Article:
Collection date: Mar 1919
William ‘Binx’ Walton of Adderbury Morris (1837-1919): William Walton was baptized at Adderbury on 8/2/1837, 4th of 5 sons of William Walton Snr, mason and his wife Susannah. William Snr died in January 1848, aged 41 and Susannah, a lacemaker, had to make ends meet until her sons took on work. William Jr told Sharp that he was actually taken into the workhouse for a time until a bricklayer and builder offered him an apprenticeship. In the 1851 census William was listed as a labourer, aged 14 back at home with his mother and older brothers. In succeeding censuses he was a mason, builder, shopkeeper and innkeeper (The Wheatsheaf pub 1891) at various turns. He married Ann Colledge on 29/12/1857 at Adderbury and they had 7 children.
William Walton was a survivor from the old Adderbury morris side that last performed in the late 1870s. At its peak Adderbury could put out 3 sides that would tour different local villages during Whitsun week, meeting up at Banbury Fair with the Long Hanborough and Wootton dancers. Walton said that he was leader of his side for 20 years. In addition he was a good singer and sang several folk songs to collector Janet Blunt (see separate profile) between 1916-19. The Adderbury men were known to entertain their crowd by singing in between dances while they took a rest. Introductory singing remains a distinctive feature of Adderbury dances today (e.g. Postman’s Knock, Happy Man, Sweet Jenny Jones etc).
A boys’ morris side was revived for Empire Day* on 26 May 1908 – the first Empire Day had been held on 24th May 1902 in memory of Queen Victoria’s birthday. About 260 children took part in the initial procession, led by the Bloxham church band. Thomas and Anne Walker, the Adderbury village schoolteachers had trained children in Maypole dancing and Miss Frances Hoskyns had coached the morris dancers. There is no mention of any Esperance trainer sent from London and one assumes that Miss Hoskyns trained the boys in the Headington style from the Morris Book manual produced by Sharp in April 1907.
*This Empire Day event was reported in the Banbury Guardian newspaper (28 May) and research by Barry Davis and Vera Wood is presented by Tim Radford online at http://historyofadderbury.co.uk/female-influences-on-morris-dance-in-adderbury-3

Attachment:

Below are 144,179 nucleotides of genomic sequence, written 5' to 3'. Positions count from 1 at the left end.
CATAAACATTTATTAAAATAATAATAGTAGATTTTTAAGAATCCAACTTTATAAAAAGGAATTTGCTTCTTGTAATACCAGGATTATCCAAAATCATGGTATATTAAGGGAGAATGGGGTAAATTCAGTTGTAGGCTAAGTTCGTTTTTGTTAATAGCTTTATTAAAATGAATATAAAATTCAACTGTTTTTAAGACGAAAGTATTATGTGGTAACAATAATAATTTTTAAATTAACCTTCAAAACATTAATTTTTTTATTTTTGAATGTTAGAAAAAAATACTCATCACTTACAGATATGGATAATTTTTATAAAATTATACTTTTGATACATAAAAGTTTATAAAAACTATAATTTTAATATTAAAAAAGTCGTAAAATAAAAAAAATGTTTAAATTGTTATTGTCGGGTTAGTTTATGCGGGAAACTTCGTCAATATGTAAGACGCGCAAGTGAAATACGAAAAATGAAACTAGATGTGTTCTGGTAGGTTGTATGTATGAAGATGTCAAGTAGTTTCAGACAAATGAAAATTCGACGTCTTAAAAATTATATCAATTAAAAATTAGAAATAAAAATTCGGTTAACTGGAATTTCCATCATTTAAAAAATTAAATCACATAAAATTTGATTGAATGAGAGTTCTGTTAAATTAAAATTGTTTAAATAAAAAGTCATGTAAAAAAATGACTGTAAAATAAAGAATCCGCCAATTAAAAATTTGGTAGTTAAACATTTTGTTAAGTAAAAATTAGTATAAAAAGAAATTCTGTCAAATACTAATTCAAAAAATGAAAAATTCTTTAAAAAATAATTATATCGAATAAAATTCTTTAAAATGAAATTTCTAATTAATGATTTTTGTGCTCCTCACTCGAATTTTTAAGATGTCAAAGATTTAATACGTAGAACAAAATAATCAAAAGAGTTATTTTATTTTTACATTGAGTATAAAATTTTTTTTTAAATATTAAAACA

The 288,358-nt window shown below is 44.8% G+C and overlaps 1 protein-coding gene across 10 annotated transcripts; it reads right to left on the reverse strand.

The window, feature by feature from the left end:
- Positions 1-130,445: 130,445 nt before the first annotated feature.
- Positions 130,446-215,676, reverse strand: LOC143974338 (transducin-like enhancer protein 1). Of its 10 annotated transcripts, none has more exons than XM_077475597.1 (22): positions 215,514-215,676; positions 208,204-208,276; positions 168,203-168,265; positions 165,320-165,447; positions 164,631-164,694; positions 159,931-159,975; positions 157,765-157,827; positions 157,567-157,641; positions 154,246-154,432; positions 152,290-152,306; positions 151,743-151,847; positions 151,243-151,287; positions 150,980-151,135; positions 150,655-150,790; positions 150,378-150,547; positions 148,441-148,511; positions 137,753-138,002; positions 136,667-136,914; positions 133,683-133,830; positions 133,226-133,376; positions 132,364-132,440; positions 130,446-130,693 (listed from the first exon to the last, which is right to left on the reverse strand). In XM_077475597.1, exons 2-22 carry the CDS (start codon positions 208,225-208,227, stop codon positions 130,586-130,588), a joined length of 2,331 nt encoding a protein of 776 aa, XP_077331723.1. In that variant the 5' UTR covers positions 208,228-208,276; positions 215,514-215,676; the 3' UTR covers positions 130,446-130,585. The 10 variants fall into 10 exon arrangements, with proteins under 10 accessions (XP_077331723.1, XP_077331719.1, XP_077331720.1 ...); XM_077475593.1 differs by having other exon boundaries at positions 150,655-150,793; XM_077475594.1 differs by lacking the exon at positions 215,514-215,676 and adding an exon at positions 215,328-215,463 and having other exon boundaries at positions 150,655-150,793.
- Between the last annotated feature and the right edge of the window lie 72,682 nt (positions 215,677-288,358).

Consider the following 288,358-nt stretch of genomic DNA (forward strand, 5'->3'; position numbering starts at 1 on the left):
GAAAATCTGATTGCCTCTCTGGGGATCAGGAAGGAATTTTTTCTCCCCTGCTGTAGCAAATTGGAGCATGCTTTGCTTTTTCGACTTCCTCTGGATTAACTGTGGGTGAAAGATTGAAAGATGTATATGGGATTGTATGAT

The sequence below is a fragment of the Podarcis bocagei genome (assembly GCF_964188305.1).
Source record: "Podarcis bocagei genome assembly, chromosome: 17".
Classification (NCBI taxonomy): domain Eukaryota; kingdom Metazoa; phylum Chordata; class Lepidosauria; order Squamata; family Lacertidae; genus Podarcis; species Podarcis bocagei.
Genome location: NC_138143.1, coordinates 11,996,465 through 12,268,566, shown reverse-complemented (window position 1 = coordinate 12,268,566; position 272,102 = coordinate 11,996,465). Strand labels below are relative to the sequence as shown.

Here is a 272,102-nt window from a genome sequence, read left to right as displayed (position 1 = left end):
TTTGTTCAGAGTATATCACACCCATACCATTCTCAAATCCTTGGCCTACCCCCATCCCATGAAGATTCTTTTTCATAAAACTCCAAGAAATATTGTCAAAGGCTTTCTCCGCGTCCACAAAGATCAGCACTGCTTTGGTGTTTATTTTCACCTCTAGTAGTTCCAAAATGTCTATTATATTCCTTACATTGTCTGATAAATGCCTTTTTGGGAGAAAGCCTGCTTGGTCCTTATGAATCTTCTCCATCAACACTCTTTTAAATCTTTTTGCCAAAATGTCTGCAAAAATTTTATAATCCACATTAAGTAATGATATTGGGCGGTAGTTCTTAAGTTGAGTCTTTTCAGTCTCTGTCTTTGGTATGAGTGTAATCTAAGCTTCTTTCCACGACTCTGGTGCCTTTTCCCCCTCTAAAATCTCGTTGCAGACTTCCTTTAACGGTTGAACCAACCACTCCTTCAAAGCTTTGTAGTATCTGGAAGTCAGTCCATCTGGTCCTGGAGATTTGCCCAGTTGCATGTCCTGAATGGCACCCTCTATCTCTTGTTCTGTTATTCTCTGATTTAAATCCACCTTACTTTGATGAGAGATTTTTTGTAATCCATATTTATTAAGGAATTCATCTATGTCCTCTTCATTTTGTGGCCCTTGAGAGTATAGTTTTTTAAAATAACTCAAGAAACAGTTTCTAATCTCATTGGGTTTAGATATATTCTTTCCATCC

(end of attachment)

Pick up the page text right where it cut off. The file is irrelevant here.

The boys’ morris was not a one-event project. Daisy Daking, an EFDS teacher from London (see separate profile), was posted to Oxford and lived there for 3 years (1912-15). From Feb 1913 she ran a course of folk dancing (price 2/-) in Adderbury for both sexes. Men and boys could learn the newly collected sword dances. Miss Blunt wrote to Clive Carey to say that a Bledington dancer (Mr Gibbs) had been demonstrating two jigs ‘Princess Royal’ and ‘Bacca Pipes’ to the boys’ morris class ‘under Miss Daking’ (vwml CC/2/7). However, it seems that the traditional Adderbury dancers were not much consulted or used in this revival. Sadly, most of the boys’ side were killed in the First World War and there was no further dancing in the village until 1975.
For one reason or another, Janet Blunt did not engage with William Walton until 1916. He sang 10 folksongs to her as well as several church songs. He also sang and performed 14 morris dances and 2 jigs for her over several visits, commencing in April 1916. In June that year Miss Blunt had the help of Mrs May Elliot Hobbs, a keen member of the Oxford EFDS, to note the figures for 4 dances (The Buffoon, Beaux of London City, Shepherds Hey and Black Joke). In Dec 1916 Walton happened to be in London and demonstrated at least 3 dances to Miss (Helen) Kennedy, sister of Douglas Kennedy (her notes survived).
After Janet Blunt’s final session with Walton (3 songs) in March 1919, she recommended that he visit Sharp in London, so on 25 and 29 March 1919 he called on Sharp and his assistant Maud Karpeles in Hampstead. They noted down 8 dances to their satisfaction but didn’t get any jigs – Walton was by now aged 82! The notes were typed out as Folk Dance Notes 4/57-78 and then 5 dances were published in Morris Book 2 (2nd edition Novello 1919). Sharp wrote most politely to Miss Blunt to ask her permission to publish the dances and acknowledged her contribution in the preface.
There are some points of difference between Sharp’s notes and Blunt’s notes, so that when the traditional dances were revived in 1975 by Tim Radford and the late Bryan Sheppard, they could access both sets of notes. Lionel Bacon merged materials in his ‘Handbook of Morris Dances' (1974 pp4-18).
Various Youtubes exist of the Adderbury dances, which are popular with many revival sides. There are 3 Adderbury morris sides today (in no particular order): Sharp and Blunt (Ladies’ side); Adderbury Morris Men; Adderbury Village Morris Men.
A DVD/film 'Way of the Morris' by Tim Plester about the Adderbury history was released in 2011.
William Walton died in July qr 1919 (3a 885) just months after meeting Sharp.